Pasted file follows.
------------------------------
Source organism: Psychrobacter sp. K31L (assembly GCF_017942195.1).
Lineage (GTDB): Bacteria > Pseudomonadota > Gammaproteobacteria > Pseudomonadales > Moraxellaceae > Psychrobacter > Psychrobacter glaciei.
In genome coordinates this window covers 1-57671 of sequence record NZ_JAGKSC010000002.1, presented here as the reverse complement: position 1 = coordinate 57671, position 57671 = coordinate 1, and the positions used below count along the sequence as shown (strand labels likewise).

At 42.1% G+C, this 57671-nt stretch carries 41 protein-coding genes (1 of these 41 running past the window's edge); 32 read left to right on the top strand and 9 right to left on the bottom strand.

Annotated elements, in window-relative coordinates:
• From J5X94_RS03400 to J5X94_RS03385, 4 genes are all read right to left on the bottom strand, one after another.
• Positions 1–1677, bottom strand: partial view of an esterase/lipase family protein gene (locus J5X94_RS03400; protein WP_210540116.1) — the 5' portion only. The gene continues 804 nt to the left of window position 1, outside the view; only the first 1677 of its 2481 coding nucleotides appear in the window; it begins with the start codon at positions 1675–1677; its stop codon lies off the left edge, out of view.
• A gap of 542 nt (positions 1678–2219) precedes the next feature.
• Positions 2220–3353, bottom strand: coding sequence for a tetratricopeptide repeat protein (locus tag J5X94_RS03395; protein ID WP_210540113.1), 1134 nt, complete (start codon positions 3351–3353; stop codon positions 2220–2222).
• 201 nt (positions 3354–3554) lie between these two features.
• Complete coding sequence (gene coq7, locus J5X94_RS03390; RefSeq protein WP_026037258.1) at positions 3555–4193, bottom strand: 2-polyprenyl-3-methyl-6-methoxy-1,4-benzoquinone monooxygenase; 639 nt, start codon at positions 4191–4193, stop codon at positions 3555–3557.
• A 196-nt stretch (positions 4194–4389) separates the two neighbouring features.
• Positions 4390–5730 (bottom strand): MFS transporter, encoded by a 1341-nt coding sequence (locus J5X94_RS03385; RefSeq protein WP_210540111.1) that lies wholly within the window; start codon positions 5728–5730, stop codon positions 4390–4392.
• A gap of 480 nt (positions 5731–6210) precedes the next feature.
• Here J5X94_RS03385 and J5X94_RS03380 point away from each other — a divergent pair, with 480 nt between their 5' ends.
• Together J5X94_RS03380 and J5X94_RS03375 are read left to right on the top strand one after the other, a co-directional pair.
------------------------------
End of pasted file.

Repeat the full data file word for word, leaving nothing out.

Source organism: Psychrobacter sp. K31L (assembly GCF_017942195.1).
Lineage (GTDB): Bacteria > Pseudomonadota > Gammaproteobacteria > Pseudomonadales > Moraxellaceae > Psychrobacter > Psychrobacter glaciei.
In genome coordinates this window covers 1-57671 of sequence record NZ_JAGKSC010000002.1, presented here as the reverse complement: position 1 = coordinate 57671, position 57671 = coordinate 1, and the positions used below count along the sequence as shown (strand labels likewise).

At 42.1% G+C, this 57671-nt stretch carries 41 protein-coding genes (1 of these 41 running past the window's edge); 32 read left to right on the top strand and 9 right to left on the bottom strand.

Annotated elements, in window-relative coordinates:
• From J5X94_RS03400 to J5X94_RS03385, 4 genes are all read right to left on the bottom strand, one after another.
• Positions 1–1677, bottom strand: partial view of an esterase/lipase family protein gene (locus J5X94_RS03400; protein WP_210540116.1) — the 5' portion only. The gene continues 804 nt to the left of window position 1, outside the view; only the first 1677 of its 2481 coding nucleotides appear in the window; it begins with the start codon at positions 1675–1677; its stop codon lies off the left edge, out of view.
• A gap of 542 nt (positions 1678–2219) precedes the next feature.
• Positions 2220–3353, bottom strand: coding sequence for a tetratricopeptide repeat protein (locus tag J5X94_RS03395; protein ID WP_210540113.1), 1134 nt, complete (start codon positions 3351–3353; stop codon positions 2220–2222).
• 201 nt (positions 3354–3554) lie between these two features.
• Complete coding sequence (gene coq7, locus J5X94_RS03390; RefSeq protein WP_026037258.1) at positions 3555–4193, bottom strand: 2-polyprenyl-3-methyl-6-methoxy-1,4-benzoquinone monooxygenase; 639 nt, start codon at positions 4191–4193, stop codon at positions 3555–3557.
• A 196-nt stretch (positions 4194–4389) separates the two neighbouring features.
• Positions 4390–5730 (bottom strand): MFS transporter, encoded by a 1341-nt coding sequence (locus J5X94_RS03385; RefSeq protein WP_210540111.1) that lies wholly within the window; start codon positions 5728–5730, stop codon positions 4390–4392.
• A gap of 480 nt (positions 5731–6210) precedes the next feature.
• Here J5X94_RS03385 and J5X94_RS03380 point away from each other — a divergent pair, with 480 nt between their 5' ends.
• Together J5X94_RS03380 and J5X94_RS03375 are read left to right on the top strand one after the other, a co-directional pair.